Quick networking question..

I just moved into a house that has RJ45's built into the wall.

Comcast just came today to set up our internet service, and I've got my router here now. Do I just go Modem > Router WAN port. Then port 1 > wall anywhere for all wall jacks to have connection?

Do I need to set up the router differently?

Thank you for the help!

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  1. Check and see if you see any phone jacks anywhere. It's possible that the RJ45 ports you see are actually phone connections. You can plug an RJ11 cable into an RJ45 jack and it will work for phone service.
    If you see seperate phone jacks then you need to find out where all the RJ45 cables goto. That is where you will need to put the router.
  2. Hmm I see. Well I found two phone jacks through-out the entire house. I found the box that I believe the RJ-45's go to, but I have no idea what to do from there. I emailed the previous owner of the house to see how he had it set up, no idea if I will get a response or not so is there more I can do from here to try to figure this out?

    I've tried google for this.. and so far I'm getting nothing, so thank you for your help :).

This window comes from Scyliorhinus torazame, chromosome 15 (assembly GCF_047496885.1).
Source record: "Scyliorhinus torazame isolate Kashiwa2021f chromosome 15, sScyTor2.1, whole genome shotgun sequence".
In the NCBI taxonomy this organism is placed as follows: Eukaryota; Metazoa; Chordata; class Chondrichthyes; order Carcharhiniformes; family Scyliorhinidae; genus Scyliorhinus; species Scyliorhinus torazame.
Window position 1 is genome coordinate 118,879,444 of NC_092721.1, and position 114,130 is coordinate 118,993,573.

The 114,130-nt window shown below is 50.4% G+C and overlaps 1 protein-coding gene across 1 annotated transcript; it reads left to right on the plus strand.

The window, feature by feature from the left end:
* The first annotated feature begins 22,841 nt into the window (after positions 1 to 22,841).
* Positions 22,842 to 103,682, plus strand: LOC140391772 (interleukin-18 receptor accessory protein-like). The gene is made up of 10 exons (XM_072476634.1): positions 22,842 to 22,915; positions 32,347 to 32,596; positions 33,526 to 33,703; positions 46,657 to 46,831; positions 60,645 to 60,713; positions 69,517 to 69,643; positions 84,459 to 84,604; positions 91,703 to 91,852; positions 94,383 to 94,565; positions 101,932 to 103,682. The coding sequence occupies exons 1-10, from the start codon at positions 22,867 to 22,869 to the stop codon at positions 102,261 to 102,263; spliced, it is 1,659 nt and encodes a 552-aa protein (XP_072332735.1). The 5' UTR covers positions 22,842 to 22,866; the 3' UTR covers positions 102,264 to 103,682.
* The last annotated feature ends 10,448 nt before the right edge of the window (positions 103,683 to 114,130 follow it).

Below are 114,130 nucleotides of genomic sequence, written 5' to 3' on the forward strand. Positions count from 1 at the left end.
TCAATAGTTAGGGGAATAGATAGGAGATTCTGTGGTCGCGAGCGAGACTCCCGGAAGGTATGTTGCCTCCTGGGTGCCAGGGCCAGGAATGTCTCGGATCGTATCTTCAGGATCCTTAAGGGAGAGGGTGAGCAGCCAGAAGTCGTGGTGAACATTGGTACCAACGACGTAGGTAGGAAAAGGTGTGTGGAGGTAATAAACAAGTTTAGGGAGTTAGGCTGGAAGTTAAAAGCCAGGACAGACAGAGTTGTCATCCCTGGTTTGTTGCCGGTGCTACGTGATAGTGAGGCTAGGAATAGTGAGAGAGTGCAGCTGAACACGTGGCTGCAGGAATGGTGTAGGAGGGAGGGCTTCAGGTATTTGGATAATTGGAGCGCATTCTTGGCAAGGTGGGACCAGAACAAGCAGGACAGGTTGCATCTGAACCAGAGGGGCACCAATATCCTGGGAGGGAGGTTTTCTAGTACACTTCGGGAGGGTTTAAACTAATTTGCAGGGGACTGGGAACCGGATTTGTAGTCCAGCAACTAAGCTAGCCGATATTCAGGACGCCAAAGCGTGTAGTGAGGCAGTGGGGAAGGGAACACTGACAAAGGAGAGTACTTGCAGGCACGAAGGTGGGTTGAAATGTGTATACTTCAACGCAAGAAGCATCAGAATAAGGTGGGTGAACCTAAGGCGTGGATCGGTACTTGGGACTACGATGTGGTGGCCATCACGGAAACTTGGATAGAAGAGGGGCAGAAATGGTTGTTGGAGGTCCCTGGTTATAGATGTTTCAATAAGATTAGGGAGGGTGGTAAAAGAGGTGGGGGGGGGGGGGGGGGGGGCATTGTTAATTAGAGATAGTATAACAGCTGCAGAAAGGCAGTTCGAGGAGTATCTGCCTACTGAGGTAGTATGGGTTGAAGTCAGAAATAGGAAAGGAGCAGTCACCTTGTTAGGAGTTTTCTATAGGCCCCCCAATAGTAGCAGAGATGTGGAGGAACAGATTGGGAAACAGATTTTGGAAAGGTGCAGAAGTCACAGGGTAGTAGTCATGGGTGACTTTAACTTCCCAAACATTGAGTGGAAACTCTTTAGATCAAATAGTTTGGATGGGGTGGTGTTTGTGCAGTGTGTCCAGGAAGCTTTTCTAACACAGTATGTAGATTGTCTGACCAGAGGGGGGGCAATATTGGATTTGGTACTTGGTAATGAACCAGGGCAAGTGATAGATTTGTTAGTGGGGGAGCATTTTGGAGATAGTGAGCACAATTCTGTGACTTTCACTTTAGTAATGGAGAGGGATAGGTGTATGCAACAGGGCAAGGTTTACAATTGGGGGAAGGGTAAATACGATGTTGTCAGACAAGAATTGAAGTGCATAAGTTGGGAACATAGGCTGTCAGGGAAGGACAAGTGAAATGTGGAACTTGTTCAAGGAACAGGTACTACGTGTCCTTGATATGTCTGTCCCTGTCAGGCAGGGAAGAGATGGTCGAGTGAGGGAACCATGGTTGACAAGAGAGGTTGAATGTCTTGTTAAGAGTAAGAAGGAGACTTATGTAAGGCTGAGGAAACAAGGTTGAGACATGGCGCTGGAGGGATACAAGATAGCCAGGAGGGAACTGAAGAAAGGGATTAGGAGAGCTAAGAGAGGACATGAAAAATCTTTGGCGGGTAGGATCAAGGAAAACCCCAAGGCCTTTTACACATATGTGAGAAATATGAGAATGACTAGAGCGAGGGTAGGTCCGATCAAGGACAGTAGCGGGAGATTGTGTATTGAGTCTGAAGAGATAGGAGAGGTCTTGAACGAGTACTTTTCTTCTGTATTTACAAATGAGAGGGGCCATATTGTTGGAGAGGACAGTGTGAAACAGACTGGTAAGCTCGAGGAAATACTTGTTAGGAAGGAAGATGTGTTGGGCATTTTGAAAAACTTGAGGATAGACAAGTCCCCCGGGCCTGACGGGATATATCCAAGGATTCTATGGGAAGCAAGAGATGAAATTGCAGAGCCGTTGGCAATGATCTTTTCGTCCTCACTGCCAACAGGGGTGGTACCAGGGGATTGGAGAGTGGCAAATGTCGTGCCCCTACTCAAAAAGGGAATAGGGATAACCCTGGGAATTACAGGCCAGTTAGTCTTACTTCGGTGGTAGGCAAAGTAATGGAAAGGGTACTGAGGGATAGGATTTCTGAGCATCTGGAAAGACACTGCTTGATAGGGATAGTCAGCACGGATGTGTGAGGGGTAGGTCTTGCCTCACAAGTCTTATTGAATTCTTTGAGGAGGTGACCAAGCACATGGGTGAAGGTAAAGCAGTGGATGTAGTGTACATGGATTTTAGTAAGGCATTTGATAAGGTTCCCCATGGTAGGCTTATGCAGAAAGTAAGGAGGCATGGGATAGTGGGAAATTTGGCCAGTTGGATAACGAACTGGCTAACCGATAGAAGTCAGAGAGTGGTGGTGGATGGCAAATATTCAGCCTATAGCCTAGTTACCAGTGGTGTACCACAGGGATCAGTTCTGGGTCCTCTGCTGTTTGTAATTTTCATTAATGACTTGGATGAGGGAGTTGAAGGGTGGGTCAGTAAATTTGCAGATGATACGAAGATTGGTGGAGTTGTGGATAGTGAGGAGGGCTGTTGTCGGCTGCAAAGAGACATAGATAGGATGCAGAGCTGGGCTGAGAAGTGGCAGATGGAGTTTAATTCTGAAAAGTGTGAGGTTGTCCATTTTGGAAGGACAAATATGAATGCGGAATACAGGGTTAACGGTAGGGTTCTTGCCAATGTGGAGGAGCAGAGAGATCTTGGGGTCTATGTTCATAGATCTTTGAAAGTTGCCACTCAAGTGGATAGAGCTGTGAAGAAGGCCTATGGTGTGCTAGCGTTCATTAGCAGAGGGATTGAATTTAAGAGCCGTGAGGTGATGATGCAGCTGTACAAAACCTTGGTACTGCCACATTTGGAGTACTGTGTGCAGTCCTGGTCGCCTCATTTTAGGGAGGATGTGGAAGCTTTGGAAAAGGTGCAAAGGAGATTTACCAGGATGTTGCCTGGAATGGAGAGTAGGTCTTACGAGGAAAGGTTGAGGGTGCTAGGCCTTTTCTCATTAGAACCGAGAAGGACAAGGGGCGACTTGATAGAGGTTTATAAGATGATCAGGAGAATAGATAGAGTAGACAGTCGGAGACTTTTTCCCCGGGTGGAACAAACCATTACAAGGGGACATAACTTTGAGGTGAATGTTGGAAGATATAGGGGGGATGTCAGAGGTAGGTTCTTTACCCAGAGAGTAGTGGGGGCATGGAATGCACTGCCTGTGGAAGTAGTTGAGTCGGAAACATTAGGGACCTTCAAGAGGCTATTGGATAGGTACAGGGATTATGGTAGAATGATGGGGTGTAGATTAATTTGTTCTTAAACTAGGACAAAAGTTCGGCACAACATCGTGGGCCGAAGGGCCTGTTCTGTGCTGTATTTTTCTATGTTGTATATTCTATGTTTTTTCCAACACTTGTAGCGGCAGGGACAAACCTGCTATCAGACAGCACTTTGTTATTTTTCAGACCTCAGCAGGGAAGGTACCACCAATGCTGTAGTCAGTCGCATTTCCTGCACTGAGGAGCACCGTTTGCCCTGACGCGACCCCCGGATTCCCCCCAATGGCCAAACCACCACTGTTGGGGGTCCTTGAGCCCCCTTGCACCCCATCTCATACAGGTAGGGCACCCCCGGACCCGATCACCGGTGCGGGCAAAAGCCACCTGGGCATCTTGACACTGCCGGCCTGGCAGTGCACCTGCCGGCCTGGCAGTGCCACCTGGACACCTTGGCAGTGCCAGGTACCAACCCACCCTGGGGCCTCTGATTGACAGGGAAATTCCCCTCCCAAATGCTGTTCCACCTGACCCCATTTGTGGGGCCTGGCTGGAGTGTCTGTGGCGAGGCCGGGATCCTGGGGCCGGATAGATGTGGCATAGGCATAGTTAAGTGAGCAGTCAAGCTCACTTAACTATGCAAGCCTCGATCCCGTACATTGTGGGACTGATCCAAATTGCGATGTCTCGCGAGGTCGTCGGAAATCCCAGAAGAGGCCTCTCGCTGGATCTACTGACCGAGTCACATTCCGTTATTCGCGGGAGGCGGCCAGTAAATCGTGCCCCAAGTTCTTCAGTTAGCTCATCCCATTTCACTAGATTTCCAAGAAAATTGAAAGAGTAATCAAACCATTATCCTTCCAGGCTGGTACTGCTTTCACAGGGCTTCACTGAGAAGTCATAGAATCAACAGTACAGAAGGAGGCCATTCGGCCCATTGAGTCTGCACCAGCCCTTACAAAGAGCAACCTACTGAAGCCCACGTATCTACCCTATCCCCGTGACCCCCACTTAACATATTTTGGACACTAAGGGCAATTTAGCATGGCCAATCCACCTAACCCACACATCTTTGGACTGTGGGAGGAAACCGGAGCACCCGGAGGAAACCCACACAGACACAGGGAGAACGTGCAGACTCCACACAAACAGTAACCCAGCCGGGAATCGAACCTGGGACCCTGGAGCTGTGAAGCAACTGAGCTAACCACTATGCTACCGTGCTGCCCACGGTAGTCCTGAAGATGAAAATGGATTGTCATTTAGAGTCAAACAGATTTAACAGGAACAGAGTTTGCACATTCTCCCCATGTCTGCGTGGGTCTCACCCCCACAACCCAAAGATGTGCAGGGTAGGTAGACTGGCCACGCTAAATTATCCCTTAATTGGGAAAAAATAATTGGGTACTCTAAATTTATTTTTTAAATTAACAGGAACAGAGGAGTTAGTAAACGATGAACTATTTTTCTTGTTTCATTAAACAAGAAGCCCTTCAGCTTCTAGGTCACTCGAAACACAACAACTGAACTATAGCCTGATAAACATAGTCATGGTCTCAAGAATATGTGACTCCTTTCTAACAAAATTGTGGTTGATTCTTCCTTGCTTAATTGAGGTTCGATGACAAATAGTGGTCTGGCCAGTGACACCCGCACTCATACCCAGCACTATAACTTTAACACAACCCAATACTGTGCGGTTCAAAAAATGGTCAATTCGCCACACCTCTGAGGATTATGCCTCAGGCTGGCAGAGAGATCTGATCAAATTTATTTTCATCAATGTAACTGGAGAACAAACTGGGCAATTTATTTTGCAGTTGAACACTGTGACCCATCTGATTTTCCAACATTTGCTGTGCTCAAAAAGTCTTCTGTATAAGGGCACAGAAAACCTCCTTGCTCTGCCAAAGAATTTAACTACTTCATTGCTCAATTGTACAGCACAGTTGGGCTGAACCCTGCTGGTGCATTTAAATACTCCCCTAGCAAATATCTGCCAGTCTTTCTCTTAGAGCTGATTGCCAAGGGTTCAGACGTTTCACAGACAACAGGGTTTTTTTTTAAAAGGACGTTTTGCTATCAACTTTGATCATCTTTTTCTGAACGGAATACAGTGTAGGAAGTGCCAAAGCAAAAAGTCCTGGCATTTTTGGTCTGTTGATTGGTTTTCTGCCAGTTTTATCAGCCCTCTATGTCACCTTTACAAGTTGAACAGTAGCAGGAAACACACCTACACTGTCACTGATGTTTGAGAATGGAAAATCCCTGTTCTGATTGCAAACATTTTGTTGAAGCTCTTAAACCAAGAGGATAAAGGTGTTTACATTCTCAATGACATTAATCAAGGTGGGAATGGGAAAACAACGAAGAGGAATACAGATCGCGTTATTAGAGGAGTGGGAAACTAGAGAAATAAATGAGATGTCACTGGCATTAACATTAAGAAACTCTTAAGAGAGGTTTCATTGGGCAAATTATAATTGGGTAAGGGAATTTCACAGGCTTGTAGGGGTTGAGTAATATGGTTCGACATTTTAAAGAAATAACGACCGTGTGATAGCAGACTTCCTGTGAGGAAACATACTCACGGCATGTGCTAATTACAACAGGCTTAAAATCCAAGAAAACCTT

3. New homes that are equipped with RJ45/network connections are great. I just moved into my new home and it is all pre-wired. All those wall jacks will terminate at a central location to what's called a patch pane (this should be the 'box' that you refered tol. It'st most likely where all the phone jacks terminate and reside as well. Here's where you should keep all your router and network equipment (best case scenario)

    Hopefully your internet modem and line is all in the same area.
    Here's the scenario that will best fit for you I think.

    1. Modem connects to WAN port of Router
    2. Cable connects from LAN ports of Router to the Patch Panel of the corresponding wall jack (hopefully they labeled which port is which wall jack)
    3. Connect your device to the wall jack

    I tried to keep this simple enough for a mini crash course. Hope this helps. Of course every place is weird differently, but this is the general idea.
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